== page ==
08-Jul-2012 -- Story continues from 39°N 111°E.
I have a ticket on the 7:30 am bus south to Xīngxiàn (兴县), where I should be able to transfer to another bus further south to Línxiàn (临县). Shortly before 7:30 am, a minivan arrives at the bus station to pick me up, and take me to the Xīngxiàn bus, which is parked several blocks away, and is already full! Because I bought an official ticket at the bus station, the driver ensures that a prime seat with a modicum of leg room is vacated for me.
This bus is something rarely seen in China these days. It is more reminiscent of the way things operated five or ten years ago. It is absolutely packed to the gunnels with people of all ages - babies, children, adults and the elderly - all their luggage, and a pet rabbit. The whole lot are squashed in like sardines, with every conceivable spot utilised for seating. The remainder of the passengers, for whom no seating is available, are standing, wedged into position by their sheer numbers.
The reason for the minivan pick-up, and the bus being loaded up several blocks from the bus station, is obvious. This bus would never pass muster at the station!
The bus travels very slowly, because the slightest bump in the road elicits a chorus of groans from the mass of humanity plus rabbit, which sway to and fro as one amorphous blob. Fortunately there is not much traffic on this road, however the bus stops frequently to pick up or set down passengers.
When we get to within a few kilometres of Xīngxiàn, we encounter another traffic jam of coal trucks, just like the final few kilometres into Shénchí (神池县) yesterday. We eventually reach the bus station at around 11:30 am.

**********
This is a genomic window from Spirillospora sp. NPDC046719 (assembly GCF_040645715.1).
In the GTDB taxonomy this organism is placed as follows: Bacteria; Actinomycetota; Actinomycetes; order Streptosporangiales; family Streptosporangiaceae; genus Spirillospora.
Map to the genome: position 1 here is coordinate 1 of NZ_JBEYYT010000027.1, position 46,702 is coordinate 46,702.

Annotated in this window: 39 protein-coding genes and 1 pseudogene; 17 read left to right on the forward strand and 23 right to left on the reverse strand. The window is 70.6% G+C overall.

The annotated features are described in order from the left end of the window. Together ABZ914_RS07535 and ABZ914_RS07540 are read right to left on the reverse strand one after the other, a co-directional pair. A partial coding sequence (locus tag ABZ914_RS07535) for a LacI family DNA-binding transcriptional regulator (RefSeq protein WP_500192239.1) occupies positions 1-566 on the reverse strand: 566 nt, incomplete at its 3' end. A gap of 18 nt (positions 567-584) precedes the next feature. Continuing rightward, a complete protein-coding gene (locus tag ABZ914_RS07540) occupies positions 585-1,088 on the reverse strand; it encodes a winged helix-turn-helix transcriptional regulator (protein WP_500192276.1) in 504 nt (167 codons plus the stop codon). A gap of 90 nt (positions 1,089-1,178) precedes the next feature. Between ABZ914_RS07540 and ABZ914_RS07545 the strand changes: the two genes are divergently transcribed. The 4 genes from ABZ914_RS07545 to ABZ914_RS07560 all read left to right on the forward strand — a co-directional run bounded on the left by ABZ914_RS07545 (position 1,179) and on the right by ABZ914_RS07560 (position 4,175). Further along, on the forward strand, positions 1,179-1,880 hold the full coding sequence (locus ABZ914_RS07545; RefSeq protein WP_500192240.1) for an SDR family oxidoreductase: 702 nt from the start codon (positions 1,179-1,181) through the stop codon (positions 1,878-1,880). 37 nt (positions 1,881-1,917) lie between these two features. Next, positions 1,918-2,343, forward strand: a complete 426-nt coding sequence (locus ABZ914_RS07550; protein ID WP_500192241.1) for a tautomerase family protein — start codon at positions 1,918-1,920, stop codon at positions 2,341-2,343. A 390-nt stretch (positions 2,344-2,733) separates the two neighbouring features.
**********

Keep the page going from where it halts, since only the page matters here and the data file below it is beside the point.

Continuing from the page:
If Xīngxiàn has anything going for it, it’s the public toilet at the bus station, which is immaculate—one of the best bus station toilets I’ve seen in China. After using it, I join a couple of tables of bus station employees eating their lunch, and have a bowl of Shanxi knife-shaved noodles (Shānxī dāoxiāomiàn 山西刀削面).
At 12:30 pm, I board a Líshí (离石市) bus for the journey south to Línxiàn . This is a normal, civilised bus, where everyone gets a seat.
About half an hour before we get to Línxiàn, it starts raining. I get off the bus at the side street that leads to the confluence. The confluence is 230 m southeast of the main road. Under the shelter of a tree, I put on my raincoat, then head off down the side street.
Near the end of the street is an ornate doorway, after which the road narrows and climbs up towards the confluence. I leave my backpack in the shelter of another doorway further up the road. Just near the confluence, there appear to be a couple of suspicious-looking plants growing.
The confluence is either in, or beside, a vacant henhouse, next to a small field of pine tree seedlings, and a larger cornfield. The point keeps moving all over the place, sometimes inside the henhouse, and sometimes outside, making getting a good GPS reading problematical. Photographing the GPS is further hampered by the need to juggle the GPS, camera and an umbrella in the rain. I take the shots to the north, south, east and west from just outside the henhouse.
With the point documented, I walk back to the main road, turn left, and continue a short distance to the entrance to an expressway, where I am soon able to board a passing Tàiyuán (太原市) bus. Once settled on board, I ring Ctrip and book a flight back to Shēnzhèn (深圳市) tomorrow morning. I am looking forward to getting home to Hong Kong to see my wife and son again.
And so ends another satisfying confluence trip. The objective has been achieved: 14 out of 14 Shānxī (山西省) confluences successfully visited. Very good confluencing weather was enjoyed throughout, with all but the very last point done in dry conditions. A very big “thank you” to Peter Cao for his help and company on the first seven visits of this trip.